The Rangers would strike first in Friday's game, getting a two-out solo home run against Jose Urquidy in the bottom of the second to grab the early 1-0 lead. Urquidy did relatively well on the night, though he would allow another solo homer in the bottom of the fifth. Those were the only two runs he allowed, working in and out of some trouble throughout the game on his way to finishing seven innings. His final line: 7.0 IP, 7 H, 2 R, 2 ER, 0 BB, 5 K, 2 HR, 98 P.

Houston grabs their first lead late

Unlike their hot night at the plate the night prior, it took the Astros until the fifth inning to get on the board. It came after Carlos Correa hit a leadoff single, then came all the way around to score on an RBI-triple by George Springer, making it a 1-1 tie at the time.

After the Rangers went back in front 2-1 in the bottom of the inning on their second solo homer of the night, Alex Bregman would tie it up again with a solo home run of his own, making it 2-2. Houston would get their first lead of the night in the top of the eighth, with Altuve working a leadoff walk before scoring later in the inning on an RBI-single by Yuli Gurriel.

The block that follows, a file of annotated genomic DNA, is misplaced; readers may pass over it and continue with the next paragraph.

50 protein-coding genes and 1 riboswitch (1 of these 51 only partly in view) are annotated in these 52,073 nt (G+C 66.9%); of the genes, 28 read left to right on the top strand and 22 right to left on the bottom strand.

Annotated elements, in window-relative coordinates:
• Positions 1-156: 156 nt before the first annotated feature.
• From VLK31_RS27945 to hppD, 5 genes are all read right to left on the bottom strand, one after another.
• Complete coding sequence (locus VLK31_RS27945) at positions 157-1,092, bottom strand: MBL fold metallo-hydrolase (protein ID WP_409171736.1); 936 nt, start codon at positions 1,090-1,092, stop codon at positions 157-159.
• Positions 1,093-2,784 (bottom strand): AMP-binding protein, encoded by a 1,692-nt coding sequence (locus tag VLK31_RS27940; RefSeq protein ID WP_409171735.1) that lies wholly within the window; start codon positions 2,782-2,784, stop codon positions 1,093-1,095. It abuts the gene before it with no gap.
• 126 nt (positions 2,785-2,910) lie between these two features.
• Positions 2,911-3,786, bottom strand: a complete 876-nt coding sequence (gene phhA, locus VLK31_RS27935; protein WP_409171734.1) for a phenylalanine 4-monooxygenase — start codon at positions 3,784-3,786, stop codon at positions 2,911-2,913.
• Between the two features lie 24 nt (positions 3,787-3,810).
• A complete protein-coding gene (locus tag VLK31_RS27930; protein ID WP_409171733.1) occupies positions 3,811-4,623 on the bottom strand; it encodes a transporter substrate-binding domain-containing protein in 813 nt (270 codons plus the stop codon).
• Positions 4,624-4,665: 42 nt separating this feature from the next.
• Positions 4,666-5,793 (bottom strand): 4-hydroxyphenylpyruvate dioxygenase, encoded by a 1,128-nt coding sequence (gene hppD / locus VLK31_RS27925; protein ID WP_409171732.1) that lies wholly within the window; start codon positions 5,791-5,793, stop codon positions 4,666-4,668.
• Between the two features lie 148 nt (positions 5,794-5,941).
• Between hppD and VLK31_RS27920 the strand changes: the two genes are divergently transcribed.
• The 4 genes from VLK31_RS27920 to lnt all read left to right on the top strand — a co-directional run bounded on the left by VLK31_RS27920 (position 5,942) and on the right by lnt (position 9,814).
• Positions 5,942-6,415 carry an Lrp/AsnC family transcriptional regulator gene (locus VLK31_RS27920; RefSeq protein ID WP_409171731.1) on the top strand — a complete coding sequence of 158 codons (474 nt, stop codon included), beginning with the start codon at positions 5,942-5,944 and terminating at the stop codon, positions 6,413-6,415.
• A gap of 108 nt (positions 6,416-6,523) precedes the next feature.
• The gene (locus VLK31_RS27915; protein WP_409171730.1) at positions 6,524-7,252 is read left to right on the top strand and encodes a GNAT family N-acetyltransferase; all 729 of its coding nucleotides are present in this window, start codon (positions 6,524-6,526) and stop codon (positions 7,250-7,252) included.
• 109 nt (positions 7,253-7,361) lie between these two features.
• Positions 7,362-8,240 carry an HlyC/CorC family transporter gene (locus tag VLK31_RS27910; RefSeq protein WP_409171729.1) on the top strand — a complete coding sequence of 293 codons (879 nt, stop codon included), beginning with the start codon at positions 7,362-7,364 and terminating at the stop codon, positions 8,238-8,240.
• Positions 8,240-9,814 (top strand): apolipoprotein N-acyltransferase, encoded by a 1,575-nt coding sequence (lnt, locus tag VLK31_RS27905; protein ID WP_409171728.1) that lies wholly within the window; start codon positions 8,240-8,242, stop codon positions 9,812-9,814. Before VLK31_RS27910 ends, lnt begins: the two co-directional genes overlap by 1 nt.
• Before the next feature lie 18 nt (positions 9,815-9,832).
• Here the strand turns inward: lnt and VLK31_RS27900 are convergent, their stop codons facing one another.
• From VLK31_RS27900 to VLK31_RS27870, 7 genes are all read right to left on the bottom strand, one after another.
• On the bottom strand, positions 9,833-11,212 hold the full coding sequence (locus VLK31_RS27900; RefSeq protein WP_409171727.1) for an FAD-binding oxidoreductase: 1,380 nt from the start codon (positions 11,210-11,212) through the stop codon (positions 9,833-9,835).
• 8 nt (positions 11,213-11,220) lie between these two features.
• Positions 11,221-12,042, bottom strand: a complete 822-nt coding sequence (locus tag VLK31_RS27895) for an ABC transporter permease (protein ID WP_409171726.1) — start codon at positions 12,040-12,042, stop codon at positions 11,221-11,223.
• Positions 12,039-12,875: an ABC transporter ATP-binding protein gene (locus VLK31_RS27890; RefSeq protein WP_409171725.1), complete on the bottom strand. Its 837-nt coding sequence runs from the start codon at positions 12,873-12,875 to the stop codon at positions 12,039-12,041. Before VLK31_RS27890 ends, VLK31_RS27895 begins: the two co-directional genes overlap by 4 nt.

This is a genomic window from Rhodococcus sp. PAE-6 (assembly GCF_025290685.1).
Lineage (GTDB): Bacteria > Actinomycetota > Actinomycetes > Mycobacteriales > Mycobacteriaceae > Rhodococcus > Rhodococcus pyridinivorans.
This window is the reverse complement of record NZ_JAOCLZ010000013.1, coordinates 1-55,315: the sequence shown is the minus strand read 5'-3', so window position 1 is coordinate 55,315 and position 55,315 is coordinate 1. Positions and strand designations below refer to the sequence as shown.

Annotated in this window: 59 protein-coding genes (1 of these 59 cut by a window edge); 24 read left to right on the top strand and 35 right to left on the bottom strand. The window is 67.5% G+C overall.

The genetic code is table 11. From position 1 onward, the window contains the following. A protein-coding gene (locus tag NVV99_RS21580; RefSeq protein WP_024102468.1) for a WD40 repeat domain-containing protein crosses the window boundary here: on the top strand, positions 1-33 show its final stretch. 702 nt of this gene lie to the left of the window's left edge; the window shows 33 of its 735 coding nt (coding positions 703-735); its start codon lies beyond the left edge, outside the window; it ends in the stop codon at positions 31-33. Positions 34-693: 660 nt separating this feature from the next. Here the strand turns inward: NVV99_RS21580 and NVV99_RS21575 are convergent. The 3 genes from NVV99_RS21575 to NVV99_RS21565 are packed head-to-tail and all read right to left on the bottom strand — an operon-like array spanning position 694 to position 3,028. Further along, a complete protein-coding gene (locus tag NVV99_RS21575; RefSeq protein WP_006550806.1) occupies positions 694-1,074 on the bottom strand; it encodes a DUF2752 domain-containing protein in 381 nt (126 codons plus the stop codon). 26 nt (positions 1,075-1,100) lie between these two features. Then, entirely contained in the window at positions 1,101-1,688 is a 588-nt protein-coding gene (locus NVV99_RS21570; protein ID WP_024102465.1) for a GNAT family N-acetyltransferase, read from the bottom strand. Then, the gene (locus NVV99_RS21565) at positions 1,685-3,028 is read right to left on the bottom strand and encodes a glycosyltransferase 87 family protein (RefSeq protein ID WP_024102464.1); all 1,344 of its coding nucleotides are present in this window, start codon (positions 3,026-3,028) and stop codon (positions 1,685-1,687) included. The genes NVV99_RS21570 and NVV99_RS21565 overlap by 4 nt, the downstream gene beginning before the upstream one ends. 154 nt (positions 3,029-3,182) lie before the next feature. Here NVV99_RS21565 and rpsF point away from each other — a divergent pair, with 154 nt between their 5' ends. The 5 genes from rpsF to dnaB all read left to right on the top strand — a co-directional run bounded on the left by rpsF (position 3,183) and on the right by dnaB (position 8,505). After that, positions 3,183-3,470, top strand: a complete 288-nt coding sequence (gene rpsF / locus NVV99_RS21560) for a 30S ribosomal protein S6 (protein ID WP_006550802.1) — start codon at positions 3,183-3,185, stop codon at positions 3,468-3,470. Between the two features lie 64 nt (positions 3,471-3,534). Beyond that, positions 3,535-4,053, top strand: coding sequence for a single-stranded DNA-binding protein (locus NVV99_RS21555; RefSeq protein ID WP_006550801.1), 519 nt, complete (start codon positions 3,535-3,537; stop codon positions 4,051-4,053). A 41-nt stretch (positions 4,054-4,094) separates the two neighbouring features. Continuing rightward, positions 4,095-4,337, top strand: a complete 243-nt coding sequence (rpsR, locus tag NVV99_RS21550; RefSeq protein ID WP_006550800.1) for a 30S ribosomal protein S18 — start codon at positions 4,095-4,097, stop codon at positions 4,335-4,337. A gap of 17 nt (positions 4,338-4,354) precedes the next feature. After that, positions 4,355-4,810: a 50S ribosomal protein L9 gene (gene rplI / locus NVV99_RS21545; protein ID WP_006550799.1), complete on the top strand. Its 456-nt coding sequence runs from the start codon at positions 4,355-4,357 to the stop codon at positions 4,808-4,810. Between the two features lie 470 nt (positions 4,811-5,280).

Rangers get the walk-off to keep Houston waiting for playoff bid

After Urquidy, Blake Taylor would take over on the mound in the bottom of the eighth, retiring the Rangers in order for a scoreless inning to hold the one-run lead. Still 3-2 in the bottom of the ninth, Houston turned to their closer, Ryan Pressly. After two quick outs, he would allow a game-tying solo home run, making it 3-3 to postpone Houston's celebration at least another inning as the game headed to extras.

In the top of the tenth, Jose Altuve was placed on second as the free runner. He advanced to third on a groundout to start the inning, then scored on a sac fly by Alex Bregman, making it a 4-3 lead for Houston. Enoli Paredes would load the bases before Texas would tie the game on a sac fly in the bottom of the inning, keeping runners on second and third. Houston made the change to Brooks Raley to try and extend the game another inning, but instead, the Rangers would get the walk-off win, spoiling Houston's chance to clinch their playoff spot themselves with a win.

Up Next: The third game of this four-game set will get underway at 6:05 PM Central on Saturday. On the mound for Texas will be Kyle Gibson (2-6, 5.87 ERA), and, as of now, the Astros still have Lance McCullers Jr. (3-3, 4.24 ERA) listed as their starter.

SportsMap Emails
Are Awesome